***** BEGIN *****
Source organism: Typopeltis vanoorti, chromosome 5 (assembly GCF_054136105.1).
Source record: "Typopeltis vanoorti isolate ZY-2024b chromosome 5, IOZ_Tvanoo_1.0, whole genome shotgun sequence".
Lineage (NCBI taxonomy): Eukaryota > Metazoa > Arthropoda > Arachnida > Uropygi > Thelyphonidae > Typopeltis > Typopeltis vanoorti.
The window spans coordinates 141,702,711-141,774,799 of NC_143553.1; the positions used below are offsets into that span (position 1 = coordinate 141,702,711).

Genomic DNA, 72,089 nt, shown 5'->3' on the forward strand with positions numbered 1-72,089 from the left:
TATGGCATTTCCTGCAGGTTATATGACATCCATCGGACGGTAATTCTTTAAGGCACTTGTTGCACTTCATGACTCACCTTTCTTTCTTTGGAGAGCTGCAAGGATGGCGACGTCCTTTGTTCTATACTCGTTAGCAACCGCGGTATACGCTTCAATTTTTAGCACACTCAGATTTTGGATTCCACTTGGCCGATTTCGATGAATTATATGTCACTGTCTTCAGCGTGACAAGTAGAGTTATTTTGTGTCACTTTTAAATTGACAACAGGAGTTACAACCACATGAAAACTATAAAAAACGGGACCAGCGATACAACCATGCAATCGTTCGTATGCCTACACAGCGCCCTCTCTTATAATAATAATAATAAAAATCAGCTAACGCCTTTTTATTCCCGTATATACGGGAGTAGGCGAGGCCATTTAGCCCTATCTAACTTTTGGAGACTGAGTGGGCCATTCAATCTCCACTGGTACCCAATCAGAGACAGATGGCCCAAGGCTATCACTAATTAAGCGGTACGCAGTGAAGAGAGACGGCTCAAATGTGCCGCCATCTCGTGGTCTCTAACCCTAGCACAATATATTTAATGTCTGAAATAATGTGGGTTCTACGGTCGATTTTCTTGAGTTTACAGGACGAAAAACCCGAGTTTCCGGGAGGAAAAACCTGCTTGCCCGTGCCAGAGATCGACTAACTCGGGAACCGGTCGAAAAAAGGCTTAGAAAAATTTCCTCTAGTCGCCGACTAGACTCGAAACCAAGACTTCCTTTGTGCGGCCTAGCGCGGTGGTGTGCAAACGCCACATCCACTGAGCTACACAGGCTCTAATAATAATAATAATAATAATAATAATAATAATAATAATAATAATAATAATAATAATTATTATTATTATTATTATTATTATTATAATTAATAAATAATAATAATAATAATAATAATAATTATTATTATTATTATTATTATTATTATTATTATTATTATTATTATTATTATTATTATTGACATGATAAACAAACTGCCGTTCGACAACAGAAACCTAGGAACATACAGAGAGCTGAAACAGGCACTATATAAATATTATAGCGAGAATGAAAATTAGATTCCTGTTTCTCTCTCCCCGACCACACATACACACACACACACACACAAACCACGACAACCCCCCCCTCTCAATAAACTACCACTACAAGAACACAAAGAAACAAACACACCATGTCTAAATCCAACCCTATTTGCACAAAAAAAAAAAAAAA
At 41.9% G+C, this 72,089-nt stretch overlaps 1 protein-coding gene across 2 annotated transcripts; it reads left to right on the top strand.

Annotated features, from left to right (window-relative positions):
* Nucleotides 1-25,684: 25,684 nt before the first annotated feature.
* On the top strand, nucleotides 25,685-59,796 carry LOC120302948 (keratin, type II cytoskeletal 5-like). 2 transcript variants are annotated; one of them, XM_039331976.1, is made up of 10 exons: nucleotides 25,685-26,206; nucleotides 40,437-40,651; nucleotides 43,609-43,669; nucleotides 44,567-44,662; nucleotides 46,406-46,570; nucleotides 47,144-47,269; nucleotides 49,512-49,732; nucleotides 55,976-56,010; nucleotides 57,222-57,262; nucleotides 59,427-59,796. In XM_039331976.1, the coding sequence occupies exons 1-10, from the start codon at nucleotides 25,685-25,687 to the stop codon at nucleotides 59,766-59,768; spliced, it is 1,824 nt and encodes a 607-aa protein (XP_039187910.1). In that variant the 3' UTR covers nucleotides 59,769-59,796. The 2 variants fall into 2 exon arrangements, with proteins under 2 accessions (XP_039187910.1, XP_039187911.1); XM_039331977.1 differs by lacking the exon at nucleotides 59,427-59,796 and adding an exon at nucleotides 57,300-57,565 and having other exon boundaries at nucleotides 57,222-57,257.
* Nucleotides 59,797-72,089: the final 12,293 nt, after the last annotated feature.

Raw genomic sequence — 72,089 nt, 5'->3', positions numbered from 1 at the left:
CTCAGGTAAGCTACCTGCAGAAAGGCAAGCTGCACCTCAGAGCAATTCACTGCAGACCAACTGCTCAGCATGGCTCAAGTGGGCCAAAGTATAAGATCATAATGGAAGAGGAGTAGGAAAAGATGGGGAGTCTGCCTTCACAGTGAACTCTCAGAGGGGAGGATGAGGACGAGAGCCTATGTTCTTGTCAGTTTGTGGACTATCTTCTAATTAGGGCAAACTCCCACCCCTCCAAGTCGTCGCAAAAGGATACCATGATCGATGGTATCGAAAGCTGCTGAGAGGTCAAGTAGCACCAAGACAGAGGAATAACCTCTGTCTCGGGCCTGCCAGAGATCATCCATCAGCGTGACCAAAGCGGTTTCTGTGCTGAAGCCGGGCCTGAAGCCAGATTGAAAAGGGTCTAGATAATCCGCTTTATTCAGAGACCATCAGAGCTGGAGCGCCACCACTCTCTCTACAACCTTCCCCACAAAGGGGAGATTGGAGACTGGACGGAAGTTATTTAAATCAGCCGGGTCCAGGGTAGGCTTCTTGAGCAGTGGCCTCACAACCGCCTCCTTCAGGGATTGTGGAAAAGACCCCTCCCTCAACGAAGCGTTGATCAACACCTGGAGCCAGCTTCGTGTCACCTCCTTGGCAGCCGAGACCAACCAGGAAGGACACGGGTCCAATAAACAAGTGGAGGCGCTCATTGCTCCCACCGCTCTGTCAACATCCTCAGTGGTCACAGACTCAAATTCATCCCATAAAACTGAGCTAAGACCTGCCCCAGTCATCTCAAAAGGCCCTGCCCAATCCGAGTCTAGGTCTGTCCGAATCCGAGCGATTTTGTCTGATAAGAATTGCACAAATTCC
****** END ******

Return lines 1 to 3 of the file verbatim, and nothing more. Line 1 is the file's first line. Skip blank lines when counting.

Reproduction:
Source organism: Typopeltis vanoorti, chromosome 5 (assembly GCF_054136105.1).
Source record: "Typopeltis vanoorti isolate ZY-2024b chromosome 5, IOZ_Tvanoo_1.0, whole genome shotgun sequence".
Lineage (NCBI taxonomy): Eukaryota > Metazoa > Arthropoda > Arachnida > Uropygi > Thelyphonidae > Typopeltis > Typopeltis vanoorti.